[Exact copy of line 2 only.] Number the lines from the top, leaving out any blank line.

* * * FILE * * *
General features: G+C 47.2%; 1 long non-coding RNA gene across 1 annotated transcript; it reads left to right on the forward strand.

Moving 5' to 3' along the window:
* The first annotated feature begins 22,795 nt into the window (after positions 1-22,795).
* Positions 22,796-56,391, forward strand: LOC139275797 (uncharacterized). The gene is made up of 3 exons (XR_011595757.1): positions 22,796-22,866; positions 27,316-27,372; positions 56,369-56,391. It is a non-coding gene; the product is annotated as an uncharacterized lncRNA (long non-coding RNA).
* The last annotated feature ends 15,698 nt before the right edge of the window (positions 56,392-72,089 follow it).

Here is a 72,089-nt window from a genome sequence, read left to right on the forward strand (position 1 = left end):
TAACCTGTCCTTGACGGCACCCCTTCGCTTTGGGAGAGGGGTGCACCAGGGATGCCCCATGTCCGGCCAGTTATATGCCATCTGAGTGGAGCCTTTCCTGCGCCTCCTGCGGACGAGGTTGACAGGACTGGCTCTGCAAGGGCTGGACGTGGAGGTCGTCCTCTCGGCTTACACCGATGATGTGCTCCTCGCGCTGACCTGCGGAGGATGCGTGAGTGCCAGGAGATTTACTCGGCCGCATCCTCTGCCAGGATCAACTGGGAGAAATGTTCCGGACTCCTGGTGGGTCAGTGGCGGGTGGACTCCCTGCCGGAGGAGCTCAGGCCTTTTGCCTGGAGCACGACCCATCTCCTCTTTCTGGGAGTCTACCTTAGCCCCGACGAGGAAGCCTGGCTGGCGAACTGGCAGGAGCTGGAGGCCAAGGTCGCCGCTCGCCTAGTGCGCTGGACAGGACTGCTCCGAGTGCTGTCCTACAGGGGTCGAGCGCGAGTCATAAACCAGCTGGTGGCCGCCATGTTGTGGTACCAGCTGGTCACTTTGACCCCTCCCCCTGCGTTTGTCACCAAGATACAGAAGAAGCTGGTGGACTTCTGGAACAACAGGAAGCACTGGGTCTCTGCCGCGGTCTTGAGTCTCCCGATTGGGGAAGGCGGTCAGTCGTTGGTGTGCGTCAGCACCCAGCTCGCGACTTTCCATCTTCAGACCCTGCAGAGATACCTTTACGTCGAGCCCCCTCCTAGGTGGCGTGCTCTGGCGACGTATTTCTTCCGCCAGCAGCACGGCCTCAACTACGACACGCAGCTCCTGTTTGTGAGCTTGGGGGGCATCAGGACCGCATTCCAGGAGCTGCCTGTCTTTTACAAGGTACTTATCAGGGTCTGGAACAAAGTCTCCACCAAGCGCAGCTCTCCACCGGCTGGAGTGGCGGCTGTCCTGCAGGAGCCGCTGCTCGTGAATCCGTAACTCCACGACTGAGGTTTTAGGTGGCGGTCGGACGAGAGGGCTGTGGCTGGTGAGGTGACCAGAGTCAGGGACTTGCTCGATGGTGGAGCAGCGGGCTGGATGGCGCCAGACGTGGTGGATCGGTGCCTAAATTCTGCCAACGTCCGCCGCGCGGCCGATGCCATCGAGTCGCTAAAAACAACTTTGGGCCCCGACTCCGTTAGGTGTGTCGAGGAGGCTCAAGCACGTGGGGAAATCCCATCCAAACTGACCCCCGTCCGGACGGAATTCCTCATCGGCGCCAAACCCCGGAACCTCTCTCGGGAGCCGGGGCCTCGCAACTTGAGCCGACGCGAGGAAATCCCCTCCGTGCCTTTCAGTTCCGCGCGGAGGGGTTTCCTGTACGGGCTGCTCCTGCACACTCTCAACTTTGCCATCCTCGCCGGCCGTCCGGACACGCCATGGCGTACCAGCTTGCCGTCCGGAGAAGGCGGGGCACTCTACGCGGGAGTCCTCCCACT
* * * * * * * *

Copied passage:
Moving 5' to 3' along the window: